Underwatering vs. Overwatering Succulents and How to Rescue Them

Succulents are known for being nearly impossible to kill. many people think that succulents need very little moisture and that they’re incredibly easy to care for, and you have the essential ingredients for succulent craze.

While succulent plants are usually hassle-free, overwatering or underwatering can pose issues. Succulents need good drainage and the soil should not be too damp. These plants hate water, and their roots and especially close to their leaves. Succulents will rot when exposed to wet conditions. However, this doesn’t mean you should just just mist them or sprinkle the soil. This can leave your succulent plant dehydrated.

I recommend using a soak and dry method when watering succulents. CactiCo succulents are wrapped in a moss ball (kokedama) which allows to water them from the bottom up without having to wet their leaves. Soak your kokedama in a about 2 inches of water and then wait one to two weeks to water it again. Check to see if the soil is dry. If it is, then you can water your succulent again. Do not water your succulents if the soil is still moist. By following this method, you can make sure your plant gets just the right amount of hydration.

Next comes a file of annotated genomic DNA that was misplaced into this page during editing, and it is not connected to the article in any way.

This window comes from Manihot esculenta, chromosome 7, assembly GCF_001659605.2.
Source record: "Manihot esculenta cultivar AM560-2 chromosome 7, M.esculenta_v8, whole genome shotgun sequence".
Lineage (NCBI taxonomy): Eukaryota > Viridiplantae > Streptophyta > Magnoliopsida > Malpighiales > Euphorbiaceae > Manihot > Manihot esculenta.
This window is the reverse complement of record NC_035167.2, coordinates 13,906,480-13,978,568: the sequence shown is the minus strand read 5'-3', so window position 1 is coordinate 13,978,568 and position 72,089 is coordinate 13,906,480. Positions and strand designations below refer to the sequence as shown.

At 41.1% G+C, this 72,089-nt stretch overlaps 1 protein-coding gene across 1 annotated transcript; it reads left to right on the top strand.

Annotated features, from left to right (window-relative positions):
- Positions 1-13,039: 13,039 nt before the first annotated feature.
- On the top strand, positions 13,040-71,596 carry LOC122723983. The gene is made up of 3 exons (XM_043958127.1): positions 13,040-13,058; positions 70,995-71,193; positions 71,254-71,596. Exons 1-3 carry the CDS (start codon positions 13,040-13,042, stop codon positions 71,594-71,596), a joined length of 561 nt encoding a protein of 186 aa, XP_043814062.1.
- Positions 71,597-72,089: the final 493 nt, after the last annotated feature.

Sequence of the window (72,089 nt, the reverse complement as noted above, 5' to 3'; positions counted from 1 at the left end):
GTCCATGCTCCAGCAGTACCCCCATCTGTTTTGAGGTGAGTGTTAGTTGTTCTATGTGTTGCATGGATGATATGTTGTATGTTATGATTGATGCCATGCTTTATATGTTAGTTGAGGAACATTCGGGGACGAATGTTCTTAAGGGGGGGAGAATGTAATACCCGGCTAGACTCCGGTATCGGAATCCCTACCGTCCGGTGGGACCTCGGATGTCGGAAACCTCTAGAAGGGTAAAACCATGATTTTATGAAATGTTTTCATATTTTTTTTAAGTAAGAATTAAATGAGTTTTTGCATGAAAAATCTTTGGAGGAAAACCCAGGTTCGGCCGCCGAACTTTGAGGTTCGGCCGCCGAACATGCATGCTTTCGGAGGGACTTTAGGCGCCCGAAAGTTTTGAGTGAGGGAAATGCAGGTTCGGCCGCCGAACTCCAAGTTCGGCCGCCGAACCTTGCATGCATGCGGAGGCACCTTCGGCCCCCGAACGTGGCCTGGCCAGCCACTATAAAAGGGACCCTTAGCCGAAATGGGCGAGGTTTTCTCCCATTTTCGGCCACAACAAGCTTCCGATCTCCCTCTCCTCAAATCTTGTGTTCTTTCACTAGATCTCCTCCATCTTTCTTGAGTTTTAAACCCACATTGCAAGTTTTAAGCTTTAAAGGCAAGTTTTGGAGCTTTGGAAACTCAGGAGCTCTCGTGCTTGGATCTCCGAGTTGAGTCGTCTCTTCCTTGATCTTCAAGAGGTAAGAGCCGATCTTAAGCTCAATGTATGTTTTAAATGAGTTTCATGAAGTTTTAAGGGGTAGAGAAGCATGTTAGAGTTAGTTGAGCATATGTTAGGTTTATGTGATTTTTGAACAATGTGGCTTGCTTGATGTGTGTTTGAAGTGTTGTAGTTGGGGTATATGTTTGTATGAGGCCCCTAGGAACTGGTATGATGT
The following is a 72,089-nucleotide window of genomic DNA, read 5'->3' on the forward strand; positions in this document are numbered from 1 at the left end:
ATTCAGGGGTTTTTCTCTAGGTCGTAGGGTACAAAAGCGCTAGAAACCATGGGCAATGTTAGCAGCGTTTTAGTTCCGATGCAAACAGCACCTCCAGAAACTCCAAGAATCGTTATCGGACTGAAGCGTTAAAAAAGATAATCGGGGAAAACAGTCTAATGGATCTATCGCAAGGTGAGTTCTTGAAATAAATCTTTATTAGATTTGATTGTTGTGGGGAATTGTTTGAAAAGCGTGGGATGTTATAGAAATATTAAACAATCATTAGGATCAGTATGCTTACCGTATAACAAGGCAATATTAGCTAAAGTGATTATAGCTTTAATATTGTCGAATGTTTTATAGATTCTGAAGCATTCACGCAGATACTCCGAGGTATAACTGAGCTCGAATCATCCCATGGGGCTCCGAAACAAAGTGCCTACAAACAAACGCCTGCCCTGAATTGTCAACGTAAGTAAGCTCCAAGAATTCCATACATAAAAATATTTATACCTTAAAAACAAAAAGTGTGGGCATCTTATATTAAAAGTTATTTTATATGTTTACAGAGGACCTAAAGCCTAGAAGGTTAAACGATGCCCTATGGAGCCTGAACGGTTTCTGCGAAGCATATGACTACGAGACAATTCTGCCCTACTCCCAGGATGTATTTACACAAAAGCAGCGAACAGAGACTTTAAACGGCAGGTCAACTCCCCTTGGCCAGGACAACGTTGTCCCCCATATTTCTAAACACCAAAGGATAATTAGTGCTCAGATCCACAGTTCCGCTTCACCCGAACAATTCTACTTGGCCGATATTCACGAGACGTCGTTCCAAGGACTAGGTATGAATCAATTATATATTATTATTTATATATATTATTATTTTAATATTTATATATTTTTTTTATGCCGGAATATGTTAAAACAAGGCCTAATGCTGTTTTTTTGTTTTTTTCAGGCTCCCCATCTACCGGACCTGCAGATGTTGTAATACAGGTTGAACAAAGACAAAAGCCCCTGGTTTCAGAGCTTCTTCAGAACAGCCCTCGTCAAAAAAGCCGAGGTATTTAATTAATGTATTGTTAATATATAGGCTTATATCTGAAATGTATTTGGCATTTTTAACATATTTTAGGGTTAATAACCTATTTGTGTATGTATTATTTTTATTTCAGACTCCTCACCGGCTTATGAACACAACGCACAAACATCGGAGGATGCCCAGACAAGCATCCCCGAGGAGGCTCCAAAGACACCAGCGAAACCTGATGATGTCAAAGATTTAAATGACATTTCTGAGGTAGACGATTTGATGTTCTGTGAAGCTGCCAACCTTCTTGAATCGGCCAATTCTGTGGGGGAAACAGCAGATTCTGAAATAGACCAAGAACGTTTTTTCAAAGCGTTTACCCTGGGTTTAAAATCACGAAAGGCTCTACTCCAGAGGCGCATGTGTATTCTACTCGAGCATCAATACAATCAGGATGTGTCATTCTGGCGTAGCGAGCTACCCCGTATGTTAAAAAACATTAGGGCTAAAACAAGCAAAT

There are a few differences between overwatered vs. underwatered succulents. We’ve included some of them below and also added helpful tips for saving your plant from these watering issues.

Signs of Overwatering Succulents:

Overwatered Echeveria Succulent

Over watering is one of the most common ways to kill succulents. An early sign of over watering is your succulent’s leaves falling off with just a slight bump. As the damage from over watering continues, your succulent’s leaves will begin to yellow and look more transparent. The leaves will feel mushy and wet. At this point the best option is to let your succulent dry out for a few days and reduce your watering frequency in the future.

If your succulent starts to blacken around the stem or leaves, it is suffering from rot. You’ll want to cut off the succulent above the rot, allow the cutting to dry for a few days and then replant the cutting in soil.

Since these plants store moisture in their thick leaves and stems, you don’t need to water them often. If your green friends start looking sick, they might be feeling moisture overload. Here are some signs to watch out for:

  • Mushy foliage

When your plant’s leaves get more H2O than they need, the excess gets stored in storage cells. With extra liquid coursing through the plant, the leaves will swell up and become mushy and soft.

  • Discolored, drooping leaves

Leaves will start discoloring as excess moisture flows into them. They may become lighter and more translucent. When the leaves start drooping, the slightest touch will cause them to fall off. With too much moisture, they can even eventually rot from the inside and turn black.

  • Rotting roots

If you notice signs that your plant is overwatered, check the roots. If the roots are dark and shriveled up, this is a sign of rot from overwatering.